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Fallow: multicolored camouflage experts
– Hunting Experiences

Coat-wise, fallow deer have a diverse range of pelt colours— the most of any deer species in New Zealand. It adds to the hunting experience. There are four basic groupings: melanistic, common, menil, and white. Within each color group, there can be variations.

Melanistic or black fallow are actually not pure black but two-tone; a belly line divides the upper dusky grey shade from the lower light-brown hue. In winter the dusky grey / black impression becomes more uniform. Spots are present, though hard to see. The original fallow deer imported to New Zealand were black, and it was rare to see other colors within early liberation herds. Famous melanistic wild herds are located in the Wakatipu area, the Blue Mountains, and Whanganui.

Common fallow deer have become just that in New Zealand today. They’re now widespread. Later fallow introductions have seen this color variety proliferate, and in many areas, they dominate over black as a color. Common fallow are spotted deer with white spots on a chestnut pelt in summer, though spots can disappear in winter. Like black fallow, they have a dark dorsal stripe and a dark stripe around the rump patch.

Menil fallow are also spotted deer, but paler in color, and they don’t become as dark as common deer over winter. They also lack the rump patch stripe that common fallow possess.

White fallow deer are the rarest in New Zealand, and are seldom seen in free-range areas. Their color isn’t a great survival tool. Animals begin life as yellow or cream and, as they age, each animal eventually becomes pure white. Mature bucks can become stained during the rut. Variations of all of the color categories occur, and other distinct colors observed on the hill are ginger, blue/grey, and brown.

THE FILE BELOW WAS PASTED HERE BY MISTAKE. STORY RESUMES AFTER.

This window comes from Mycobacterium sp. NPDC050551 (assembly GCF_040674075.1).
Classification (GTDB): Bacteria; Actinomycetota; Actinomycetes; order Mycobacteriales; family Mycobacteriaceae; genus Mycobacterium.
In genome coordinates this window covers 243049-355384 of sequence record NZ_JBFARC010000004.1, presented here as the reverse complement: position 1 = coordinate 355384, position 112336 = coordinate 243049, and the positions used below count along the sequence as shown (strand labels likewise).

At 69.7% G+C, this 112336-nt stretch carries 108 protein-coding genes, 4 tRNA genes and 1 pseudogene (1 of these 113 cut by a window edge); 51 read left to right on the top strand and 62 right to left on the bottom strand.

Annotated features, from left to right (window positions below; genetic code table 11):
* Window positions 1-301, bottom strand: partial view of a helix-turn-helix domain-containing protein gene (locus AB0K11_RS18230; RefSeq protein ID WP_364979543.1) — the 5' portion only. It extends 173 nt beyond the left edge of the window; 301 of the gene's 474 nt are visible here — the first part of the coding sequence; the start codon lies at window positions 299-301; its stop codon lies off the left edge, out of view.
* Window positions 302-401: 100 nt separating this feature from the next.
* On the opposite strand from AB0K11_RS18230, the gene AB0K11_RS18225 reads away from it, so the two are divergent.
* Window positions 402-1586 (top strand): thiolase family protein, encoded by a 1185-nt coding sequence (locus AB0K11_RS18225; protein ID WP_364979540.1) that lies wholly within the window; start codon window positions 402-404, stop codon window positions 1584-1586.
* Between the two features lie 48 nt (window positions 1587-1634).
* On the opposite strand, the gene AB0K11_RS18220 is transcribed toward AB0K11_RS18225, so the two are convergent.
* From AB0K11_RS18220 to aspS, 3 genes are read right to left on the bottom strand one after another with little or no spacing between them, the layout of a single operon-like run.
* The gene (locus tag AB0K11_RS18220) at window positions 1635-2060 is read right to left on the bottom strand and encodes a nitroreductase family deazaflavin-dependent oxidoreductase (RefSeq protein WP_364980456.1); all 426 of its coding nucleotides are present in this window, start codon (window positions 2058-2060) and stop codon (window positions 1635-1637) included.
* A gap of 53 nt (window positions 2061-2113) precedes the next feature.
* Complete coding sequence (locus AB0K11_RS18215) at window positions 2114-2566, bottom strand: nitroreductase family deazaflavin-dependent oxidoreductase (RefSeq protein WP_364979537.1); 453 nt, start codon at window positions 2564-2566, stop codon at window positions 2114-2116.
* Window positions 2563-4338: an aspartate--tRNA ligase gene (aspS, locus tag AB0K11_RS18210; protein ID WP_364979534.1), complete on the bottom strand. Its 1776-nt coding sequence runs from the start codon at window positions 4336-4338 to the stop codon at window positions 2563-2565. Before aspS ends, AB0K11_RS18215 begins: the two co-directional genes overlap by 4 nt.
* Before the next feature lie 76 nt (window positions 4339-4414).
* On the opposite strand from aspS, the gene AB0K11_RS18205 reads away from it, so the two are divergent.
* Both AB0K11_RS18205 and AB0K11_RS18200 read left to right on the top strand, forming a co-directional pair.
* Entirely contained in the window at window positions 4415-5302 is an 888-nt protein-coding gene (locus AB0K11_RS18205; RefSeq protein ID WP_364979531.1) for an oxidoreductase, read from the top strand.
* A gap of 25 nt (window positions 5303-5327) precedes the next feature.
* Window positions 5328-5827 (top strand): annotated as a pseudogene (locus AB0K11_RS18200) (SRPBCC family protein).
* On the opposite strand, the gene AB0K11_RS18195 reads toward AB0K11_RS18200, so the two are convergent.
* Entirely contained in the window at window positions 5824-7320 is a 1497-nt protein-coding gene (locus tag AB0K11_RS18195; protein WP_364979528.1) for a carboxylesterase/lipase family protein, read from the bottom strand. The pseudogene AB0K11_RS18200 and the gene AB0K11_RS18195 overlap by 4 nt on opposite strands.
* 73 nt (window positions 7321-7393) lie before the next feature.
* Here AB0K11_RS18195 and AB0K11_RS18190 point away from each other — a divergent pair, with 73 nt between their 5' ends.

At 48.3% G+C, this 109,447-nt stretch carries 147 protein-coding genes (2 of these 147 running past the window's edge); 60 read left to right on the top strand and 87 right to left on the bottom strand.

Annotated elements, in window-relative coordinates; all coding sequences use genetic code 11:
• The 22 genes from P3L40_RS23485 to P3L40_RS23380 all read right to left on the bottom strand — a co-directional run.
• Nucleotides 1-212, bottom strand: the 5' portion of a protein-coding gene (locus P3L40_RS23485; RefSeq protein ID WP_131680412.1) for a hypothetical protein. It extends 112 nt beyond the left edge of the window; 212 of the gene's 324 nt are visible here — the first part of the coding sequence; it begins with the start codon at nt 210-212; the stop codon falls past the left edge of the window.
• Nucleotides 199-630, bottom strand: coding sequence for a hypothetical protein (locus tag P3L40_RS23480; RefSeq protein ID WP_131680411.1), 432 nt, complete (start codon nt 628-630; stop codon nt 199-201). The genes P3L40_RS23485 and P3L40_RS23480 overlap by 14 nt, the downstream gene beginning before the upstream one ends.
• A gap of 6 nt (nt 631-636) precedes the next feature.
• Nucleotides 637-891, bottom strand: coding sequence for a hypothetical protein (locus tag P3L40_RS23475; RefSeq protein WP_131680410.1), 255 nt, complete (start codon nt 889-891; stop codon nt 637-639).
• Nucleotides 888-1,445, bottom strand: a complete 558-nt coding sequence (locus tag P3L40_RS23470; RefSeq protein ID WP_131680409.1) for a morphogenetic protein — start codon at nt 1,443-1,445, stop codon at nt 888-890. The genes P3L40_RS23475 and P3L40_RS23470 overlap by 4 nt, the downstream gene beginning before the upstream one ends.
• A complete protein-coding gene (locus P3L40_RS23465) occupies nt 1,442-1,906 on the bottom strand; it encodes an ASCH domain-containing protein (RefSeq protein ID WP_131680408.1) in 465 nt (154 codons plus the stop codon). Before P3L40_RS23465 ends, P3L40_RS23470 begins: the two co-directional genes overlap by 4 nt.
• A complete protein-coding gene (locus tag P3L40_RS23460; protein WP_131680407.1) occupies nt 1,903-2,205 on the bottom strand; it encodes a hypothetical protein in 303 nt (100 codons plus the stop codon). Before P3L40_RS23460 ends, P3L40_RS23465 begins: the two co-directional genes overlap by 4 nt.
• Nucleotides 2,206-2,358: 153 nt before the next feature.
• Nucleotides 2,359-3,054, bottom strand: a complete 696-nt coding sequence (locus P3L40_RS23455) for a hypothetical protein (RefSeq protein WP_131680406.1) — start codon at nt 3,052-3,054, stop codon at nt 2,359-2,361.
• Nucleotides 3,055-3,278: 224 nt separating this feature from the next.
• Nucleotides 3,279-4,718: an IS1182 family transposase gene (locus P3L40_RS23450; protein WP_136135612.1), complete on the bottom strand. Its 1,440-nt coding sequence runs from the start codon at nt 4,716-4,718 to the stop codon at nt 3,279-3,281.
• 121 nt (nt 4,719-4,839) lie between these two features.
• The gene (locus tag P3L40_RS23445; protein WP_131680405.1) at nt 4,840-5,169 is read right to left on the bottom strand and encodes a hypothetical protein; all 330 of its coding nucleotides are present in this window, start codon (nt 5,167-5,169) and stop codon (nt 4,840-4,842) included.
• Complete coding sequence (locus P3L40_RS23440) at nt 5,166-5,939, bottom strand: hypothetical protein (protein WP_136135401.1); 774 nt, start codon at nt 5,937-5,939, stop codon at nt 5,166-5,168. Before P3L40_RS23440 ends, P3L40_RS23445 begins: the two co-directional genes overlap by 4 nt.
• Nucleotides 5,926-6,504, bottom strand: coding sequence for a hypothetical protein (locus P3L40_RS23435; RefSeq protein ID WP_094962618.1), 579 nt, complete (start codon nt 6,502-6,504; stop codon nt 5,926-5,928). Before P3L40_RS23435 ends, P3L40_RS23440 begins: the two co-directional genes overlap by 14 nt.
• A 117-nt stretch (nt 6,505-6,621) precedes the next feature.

Estate trophy fallow bucks are often common or menil in color as their bloodline is different to that of the original black fallow liberation colour. From a survival point of view, the melanistic fallow are hardest to spot, and in open country, they disappear easily into the dark grey matagouri cover. In scrub and forest they’re hard to spot in poor light.

Poronui hunters will probably select their trophy fallow buck based on antler quality — and rightly so. But when two heads are similar in size, color will determine which gets harvested. Each hunter has a different preference. Personally, my favorite color is a melanistic buck based on his wild look and his longer introduction heritage here in New Zealand. He was the ‘original’ fallow.


Greg Morton
One of New Zealand’s longest hunting/fishing profile journalists. Outdoors writer since 1987. Past positions include New Zealand correspondent for The Hunting Report; The Bird Hunting Report, and The Angling Report, and writing a regular hunting article for New Zealand Outdoor for 30 years. Presently writes a monthly article named Fair Chase for New Zealand Fishing News and a hunting blog for Poronui, while continuing his passion for hunting, fishing, and wildlife photography. Lives in Alexandra, Central Otago.
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